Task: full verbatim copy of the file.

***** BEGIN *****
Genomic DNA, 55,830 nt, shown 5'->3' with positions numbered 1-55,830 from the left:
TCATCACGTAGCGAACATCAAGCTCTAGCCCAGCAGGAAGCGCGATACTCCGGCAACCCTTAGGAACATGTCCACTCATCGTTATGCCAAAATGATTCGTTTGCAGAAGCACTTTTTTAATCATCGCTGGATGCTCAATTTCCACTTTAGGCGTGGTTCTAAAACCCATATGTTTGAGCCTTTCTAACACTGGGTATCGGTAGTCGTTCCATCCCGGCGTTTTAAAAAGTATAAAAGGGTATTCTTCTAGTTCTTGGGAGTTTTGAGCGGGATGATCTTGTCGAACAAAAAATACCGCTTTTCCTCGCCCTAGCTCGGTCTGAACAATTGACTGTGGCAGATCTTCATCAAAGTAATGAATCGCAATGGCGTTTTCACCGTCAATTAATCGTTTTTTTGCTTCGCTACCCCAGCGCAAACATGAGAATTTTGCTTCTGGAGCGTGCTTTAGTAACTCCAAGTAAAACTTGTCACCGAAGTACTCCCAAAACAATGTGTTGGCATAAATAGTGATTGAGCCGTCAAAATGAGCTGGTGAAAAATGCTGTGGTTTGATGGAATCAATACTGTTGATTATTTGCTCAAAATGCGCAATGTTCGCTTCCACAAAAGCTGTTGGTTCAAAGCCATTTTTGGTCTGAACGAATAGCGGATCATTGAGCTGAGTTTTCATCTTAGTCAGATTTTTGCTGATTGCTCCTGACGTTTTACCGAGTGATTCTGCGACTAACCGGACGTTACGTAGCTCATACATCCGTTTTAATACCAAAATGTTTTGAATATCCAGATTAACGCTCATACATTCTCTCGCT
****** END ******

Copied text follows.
Genomic DNA, 55,830 nt, shown 5'->3' with positions numbered 1-55,830 from the left:
TCATCACGTAGCGAACATCAAGCTCTAGCCCAGCAGGAAGCGCGATACTCCGGCAACCCTTAGGAACATGTCCACTCATCGTTATGCCAAAATGATTCGTTTGCAGAAGCACTTTTTTAATCATCGCTGGATGCTCAATTTCCACTTTAGGCGTGGTTCTAAAACCCATATGTTTGAGCCTTTCTAACACTGGGTATCGGTAGTCGTTCCATCCCGGCGTTTTAAAAAGTATAAAAGGGTATTCTTCTAGTTCTTGGGAGTTTTGAGCGGGATGATCTTGTCGAACAAAAAATACCGCTTTTCCTCGCCCTAGCTCGGTCTGAACAATTGACTGTGGCAGATCTTCATCAAAGTAATGAATCGCAATGGCGTTTTCACCGTCAATTAATCGTTTTTTTGCTTCGCTACCCCAGCGCAAACATGAGAATTTTGCTTCTGGAGCGTGCTTTAGTAACTCCAAGTAAAACTTGTCACCGAAGTACTCCCAAAACAATGTGTTGGCATAAATAGTGATTGAGCCGTCAAAATGAGCTGGTGAAAAATGCTGTGGTTTGATGGAATCAATACTGTTGATTATTTGCTCAAAATGCGCAATGTTCGCTTCCACAAAAGCTGTTGGTTCAAAGCCATTTTTGGTCTGAACGAATAGCGGATCATTGAGCTGAGTTTTCATCTTAGTCAGATTTTTGCTGATTGCTCCTGACGTTTTACCGAGTGATTCTGCGACTAACCGGACGTTACGTAGCTCATACATCCGTTTTAATACCAAAATGTTTTGAATATCCAGATTAACGCTCATACATTCTCTCGCT